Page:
The two most common diseases of basil are basil downy mildew and Fusarium wilt, both of which are fungal in nature. Selecting disease-resistant varieties can be helpful when disease pressure is high.

    • We offer several downy mildew-resistant varieties that offer a stronger level of resistance than the first-generation varieties, though they are not fully immune to this disease. Multiple strains (or races) of downy mildew have been identified in different geographic regions, so we suggest trialing a few different varieties to see which work best for your region.
    • All of our basil seed lots are lab-tested to confirm the absence of seedborne Fusarium, and we also offer a range of Fusarium-resistant varieties.

    Variety Recommendations

    Our Hydroponic & Container Basil Varieties Comparison Chart outlines key attributes of each recommended variety in Johnny's basil line, to help you select the best varieties for your priorities and desired end-product.

    To compile the chart, we reviewed data from trials by independent hydroponic growers in combination with our own variety knowledge and the information we receive from our suppliers.

    The chart included images, descriptions, key benefits, drawbacks, common uses, and seed forms of Faster-Growing, Slower-Growing, and Specialty varieties.

    Tips for Container Growers

    Most commercial growers use 3–6"-diameter pots for retail herb production. We recommend a 4"-diameter pot to provide a balance between efficient use of growing space and producing plants of a size optimal for market appearance and value.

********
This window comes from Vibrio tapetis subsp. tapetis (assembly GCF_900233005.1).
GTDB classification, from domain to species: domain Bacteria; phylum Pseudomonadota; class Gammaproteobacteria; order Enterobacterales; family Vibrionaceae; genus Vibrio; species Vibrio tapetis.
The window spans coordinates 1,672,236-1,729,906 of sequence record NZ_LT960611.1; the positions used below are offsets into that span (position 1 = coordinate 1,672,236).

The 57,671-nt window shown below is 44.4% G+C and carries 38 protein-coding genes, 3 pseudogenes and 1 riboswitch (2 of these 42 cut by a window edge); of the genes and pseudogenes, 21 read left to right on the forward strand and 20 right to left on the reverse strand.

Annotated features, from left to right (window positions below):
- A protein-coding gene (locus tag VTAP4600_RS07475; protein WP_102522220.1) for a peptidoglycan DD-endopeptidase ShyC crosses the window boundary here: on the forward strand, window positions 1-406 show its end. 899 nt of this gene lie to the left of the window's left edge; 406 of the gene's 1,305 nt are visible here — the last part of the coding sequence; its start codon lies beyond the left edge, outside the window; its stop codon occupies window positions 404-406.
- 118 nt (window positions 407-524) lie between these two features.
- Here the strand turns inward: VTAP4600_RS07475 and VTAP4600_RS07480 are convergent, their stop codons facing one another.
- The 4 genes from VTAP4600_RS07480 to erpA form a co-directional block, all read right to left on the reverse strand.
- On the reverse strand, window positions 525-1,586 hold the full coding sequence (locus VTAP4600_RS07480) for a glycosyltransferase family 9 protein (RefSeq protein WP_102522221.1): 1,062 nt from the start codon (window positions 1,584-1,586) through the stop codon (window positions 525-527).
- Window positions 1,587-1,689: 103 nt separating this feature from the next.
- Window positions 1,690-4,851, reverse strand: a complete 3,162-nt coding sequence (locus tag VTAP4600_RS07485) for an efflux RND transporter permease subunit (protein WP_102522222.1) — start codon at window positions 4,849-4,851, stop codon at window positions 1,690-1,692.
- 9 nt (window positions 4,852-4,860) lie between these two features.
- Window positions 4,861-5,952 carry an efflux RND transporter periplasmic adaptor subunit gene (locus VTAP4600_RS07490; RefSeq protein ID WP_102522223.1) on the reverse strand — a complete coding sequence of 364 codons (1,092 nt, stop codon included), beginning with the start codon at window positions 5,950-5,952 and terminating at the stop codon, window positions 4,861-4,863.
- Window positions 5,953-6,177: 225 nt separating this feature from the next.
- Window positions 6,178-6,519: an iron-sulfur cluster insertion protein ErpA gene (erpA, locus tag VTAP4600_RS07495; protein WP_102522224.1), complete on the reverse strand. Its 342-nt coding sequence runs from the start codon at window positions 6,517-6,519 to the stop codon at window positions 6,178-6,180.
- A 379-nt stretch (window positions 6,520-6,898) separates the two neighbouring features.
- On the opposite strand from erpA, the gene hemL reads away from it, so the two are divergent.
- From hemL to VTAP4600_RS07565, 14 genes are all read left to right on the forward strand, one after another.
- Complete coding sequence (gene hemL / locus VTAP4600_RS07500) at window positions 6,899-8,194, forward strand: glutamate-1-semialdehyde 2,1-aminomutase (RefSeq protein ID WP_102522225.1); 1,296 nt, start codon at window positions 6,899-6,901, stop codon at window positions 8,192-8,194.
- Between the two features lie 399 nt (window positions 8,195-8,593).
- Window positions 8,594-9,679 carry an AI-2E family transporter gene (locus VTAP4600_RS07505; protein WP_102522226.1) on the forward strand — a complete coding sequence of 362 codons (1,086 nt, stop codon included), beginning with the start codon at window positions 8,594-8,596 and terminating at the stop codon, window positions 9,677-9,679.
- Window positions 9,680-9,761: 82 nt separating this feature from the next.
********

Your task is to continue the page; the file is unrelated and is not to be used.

Seeds can either be sown directly into the retail container or into a plug tray and after 2–3 weeks of growth, transplanted into the retail container to finish.

    The seeding rates recommended below represent a wide range. Using fewer seeds will produce an attractive container provided the plants are grown under optimal conditions, with plenty of light, space, and time for plants to fill out. Using more seeds per container will produce a fuller appearance for finishing at an earlier stage of production.

    Seeding Basil

    Pot Diameter (inches)

    Recommended Seeding Rate (Seeds/Container)

    Weeks to Saleable Product




    For additional cultural recommendations, refer to the information in our Herb Grower's Library and on our seed package backs.

    Tips for Hydroponic Growers

    Image courtesy of Dallas Grown. All rights reserved.
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    Unlike some field crops that can grow with little attention for extended periods of time, hydroponic crops, basil included, require daily management and will do best when environmental variables are tailored to crop-specific needs. Of primary importance are temperature, pH, light, daily light integral (DLI), electroconductivity (EC), and nutrient composition. In general, basil prefers warm temperatures, a moderately acidic pH, and relatively low EC levels, and responds well to high light levels. However, specific requirements can vary depending upon the growing system and the time of year. In general, we recommend the following conditions for hydroponically grown basil:

    • Temperature: 65–70°F (18–21°C).
    • pH: 5.8–6.2 (slightly higher in aquaponic and organic systems).
    • Light: Minimum 14 hours per day.
    • DLI (Daily Light Integral): Minimum 12 mol per m2 per day or higher; basil performs well with high light levels.
    • EC (electroconductivity): 1.0–1.4mS, depending on the season; during winter, crops need a higher EC than during summer.
    • Nutrient Solution: Choose a solution specific to herbs and leafy greens and appropriate for your water type.

    It is advisable to grow basil in isolation from other crops so that you can adjust the nutrient solution and other environmental variables as needed; basil grown under conditions optimized for another crop may not perform well.

    We encourage you to conduct your own on-site trials to determine the input levels and environmental conditions that work best in your growing system.